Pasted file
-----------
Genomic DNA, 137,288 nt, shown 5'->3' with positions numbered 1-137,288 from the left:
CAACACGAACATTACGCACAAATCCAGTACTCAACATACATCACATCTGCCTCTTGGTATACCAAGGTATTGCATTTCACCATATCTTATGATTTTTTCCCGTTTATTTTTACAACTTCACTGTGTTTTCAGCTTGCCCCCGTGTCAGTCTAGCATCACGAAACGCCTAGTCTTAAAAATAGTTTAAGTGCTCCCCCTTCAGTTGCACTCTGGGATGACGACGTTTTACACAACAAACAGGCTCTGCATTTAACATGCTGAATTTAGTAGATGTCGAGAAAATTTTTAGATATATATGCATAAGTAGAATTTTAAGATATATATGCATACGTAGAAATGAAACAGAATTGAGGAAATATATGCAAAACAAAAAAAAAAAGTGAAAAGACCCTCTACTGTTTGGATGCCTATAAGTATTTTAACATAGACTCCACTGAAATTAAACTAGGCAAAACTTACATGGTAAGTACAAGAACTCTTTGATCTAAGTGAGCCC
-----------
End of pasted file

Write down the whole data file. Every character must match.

Genomic DNA, 137,288 nt, shown 5'->3' with positions numbered 1-137,288 from the left:
CAACACGAACATTACGCACAAATCCAGTACTCAACATACATCACATCTGCCTCTTGGTATACCAAGGTATTGCATTTCACCATATCTTATGATTTTTTCCCGTTTATTTTTACAACTTCACTGTGTTTTCAGCTTGCCCCCGTGTCAGTCTAGCATCACGAAACGCCTAGTCTTAAAAATAGTTTAAGTGCTCCCCCTTCAGTTGCACTCTGGGATGACGACGTTTTACACAACAAACAGGCTCTGCATTTAACATGCTGAATTTAGTAGATGTCGAGAAAATTTTTAGATATATATGCATAAGTAGAATTTTAAGATATATATGCATACGTAGAAATGAAACAGAATTGAGGAAATATATGCAAAACAAAAAAAAAAAGTGAAAAGACCCTCTACTGTTTGGATGCCTATAAGTATTTTAACATAGACTCCACTGAAATTAAACTAGGCAAAACTTACATGGTAAGTACAAGAACTCTTTGATCTAAGTGAGCCC